Tag Archive: George Lucas


Yoda and Luke

Review by C.J. Bunce

After the completion of the Star Wars prequels, George Lucas sat down and went frame by frame through all six Star Wars movies, examining literally hundreds of thousands of images and selecting about 250 screen grabs from each film, frames that he believed showed particular artistry, each in its own right.  The result was 2011’s limited edition of 1,138 boxed sets called Star Wars: Frames, sold for $3,000, and now only rarely available with one set being sold at Amazon.com for a whopping $11,500.  Thanks to Abrams Books, Star Wars: Frames is being re-released this month in a far less expensive but complete edition, collecting 1,472 stills from all six films in the Star Wars saga.  It is without a doubt the definitive visual work on Star Wars, in a rare league of deluxe book editions along with long out-of-print Dressing a Galaxy: The Costume of Star Wars and Sculpting a Galaxy: Inside the Star Wars Model Shop as the best Star Wars books ever released.

Star Wars Frames

This more affordable, unabridged version of Star Wars: Frames includes two hardcover books, each covering one of the two movie trilogies in 368 pages, housed in a hefty Death Star-themed silver box.  Listing at a published price of $150, you can buy it for less than $100 at Amazon.com.  The only difference between the $3,000 version and this version is the original was issued in a six-book set (one book for each film instead of one for each trilogy), with each image taking up a full page, packaged in a wooden crate instead of cardboard.   The content is the same.  Star Wars: Frames will be released November 5, 2013, but we received an early review copy this week.  The book lives up to its promise, in surprising ways.

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The-Star-Wars-comic-logo

Review by C.J. Bunce

It might not be the best thing since sliced bread, but it is the best thing since the original Star Wars trilogy for fans of the original classic, maybe even the best thing since The Empire Strikes Back.  It is Dark Horse Comics’ new Star Wars eight-issue limited series titled The Star Wars.  Regular borg.com readers today get a chance to see what all of our whooping and hollering has been about as Issue #1 hits comic book stores across North America.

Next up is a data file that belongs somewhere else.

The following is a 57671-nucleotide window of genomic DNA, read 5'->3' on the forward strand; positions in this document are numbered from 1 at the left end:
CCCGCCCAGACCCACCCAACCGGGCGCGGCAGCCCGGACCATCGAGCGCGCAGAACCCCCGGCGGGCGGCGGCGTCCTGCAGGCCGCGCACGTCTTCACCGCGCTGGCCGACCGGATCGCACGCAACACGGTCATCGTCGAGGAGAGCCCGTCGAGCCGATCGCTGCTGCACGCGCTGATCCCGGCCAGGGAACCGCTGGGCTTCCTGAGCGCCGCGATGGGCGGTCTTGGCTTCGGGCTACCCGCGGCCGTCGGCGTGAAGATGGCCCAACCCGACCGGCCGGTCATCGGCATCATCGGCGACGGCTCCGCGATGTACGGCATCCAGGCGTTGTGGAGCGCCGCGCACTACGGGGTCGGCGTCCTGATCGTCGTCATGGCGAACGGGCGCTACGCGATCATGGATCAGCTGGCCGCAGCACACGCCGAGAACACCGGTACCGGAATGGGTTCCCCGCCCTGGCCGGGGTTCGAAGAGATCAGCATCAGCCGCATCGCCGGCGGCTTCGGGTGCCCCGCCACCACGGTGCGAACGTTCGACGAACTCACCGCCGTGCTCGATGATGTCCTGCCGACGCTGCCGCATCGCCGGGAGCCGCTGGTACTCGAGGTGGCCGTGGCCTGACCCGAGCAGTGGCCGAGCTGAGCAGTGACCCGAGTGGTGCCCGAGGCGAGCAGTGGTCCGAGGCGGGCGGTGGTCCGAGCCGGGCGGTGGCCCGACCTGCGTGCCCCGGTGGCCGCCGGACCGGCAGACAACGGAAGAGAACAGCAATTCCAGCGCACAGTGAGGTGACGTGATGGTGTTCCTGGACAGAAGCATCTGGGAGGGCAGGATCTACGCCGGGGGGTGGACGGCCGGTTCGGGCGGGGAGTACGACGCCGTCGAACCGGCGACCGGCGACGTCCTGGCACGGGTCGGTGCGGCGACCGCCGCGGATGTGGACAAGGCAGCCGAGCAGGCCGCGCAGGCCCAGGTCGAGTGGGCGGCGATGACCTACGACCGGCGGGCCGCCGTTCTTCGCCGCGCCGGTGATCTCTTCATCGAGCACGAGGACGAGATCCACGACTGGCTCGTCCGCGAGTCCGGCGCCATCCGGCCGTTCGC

What’s the big deal?  As much as Dark Horse Comics is the rightful home of all Star Wars expanded universe comic book series and every month proves why the Star Wars licensing should stay with the Oregon-based publisher, this new series raises the bar even higher.  First off, it for the first time adapts the equivalent of “The Lost Ark of the Covenant” of original movie scripts–the original 1974 George Lucas fully fleshed-out screenplay for Star Wars, then titled “The Star Wars.”  This makes it a once in a lifetime opportunity for both script writer J.W. Rinzler and superstar comic book artist Mike Mayhew to really show-off their best work of their careers so far.  And it gives us not only what Star Wars fans already want: more Star Wars, but it’s giving us more of the kind of Star Wars that caught us all up in this crazy Star Wars Universe in the first place, where half of the population of the United States has hocked their life savings to own complete sets of every Star Wars trading card, comic, action figure, bust, poster, coin, stamp, glassware, stuffed figure, game, book, sticker, costume, mask, prop weapon, toy, shoes, shirt, cereal, fruit roll-up…  And it’s something altogether new.  It’s retro-Star Wars.

The Star Wars Issue 1 cover

Dark Horse Comics already presented us with an interesting comic book series this year, bridging the period between Star Wars and The Empire Strikes Back in a new monthly series.  It was a good way to give us some of that nostalgia.  The Star Wars is even better.  The Star Wars Issue #1 begins with a series opener that will instantly convince you this is something unique.  It’s own sci-fi event.  Raw, gritty story elements that never would have made it to a Hollywood movie in the 1970s.  Would this story have made Star Wars as beloved as what we saw in the original trilogy of films?  Who’s to say, but after all that happens in Issue #1 you will be left thinking it very well could have.